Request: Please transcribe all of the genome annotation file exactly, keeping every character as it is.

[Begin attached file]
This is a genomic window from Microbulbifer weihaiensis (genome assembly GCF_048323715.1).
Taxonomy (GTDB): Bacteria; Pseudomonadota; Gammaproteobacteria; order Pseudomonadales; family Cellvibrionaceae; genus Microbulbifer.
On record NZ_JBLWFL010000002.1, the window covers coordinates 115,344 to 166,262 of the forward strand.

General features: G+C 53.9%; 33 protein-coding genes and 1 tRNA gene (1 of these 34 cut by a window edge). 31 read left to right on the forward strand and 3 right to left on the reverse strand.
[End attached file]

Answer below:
This is a genomic window from Microbulbifer weihaiensis (genome assembly GCF_048323715.1).
Taxonomy (GTDB): Bacteria; Pseudomonadota; Gammaproteobacteria; order Pseudomonadales; family Cellvibrionaceae; genus Microbulbifer.
On record NZ_JBLWFL010000002.1, the window covers coordinates 115,344 to 166,262 of the forward strand.

General features: G+C 53.9%; 33 protein-coding genes and 1 tRNA gene (1 of these 34 cut by a window edge). 31 read left to right on the forward strand and 3 right to left on the reverse strand.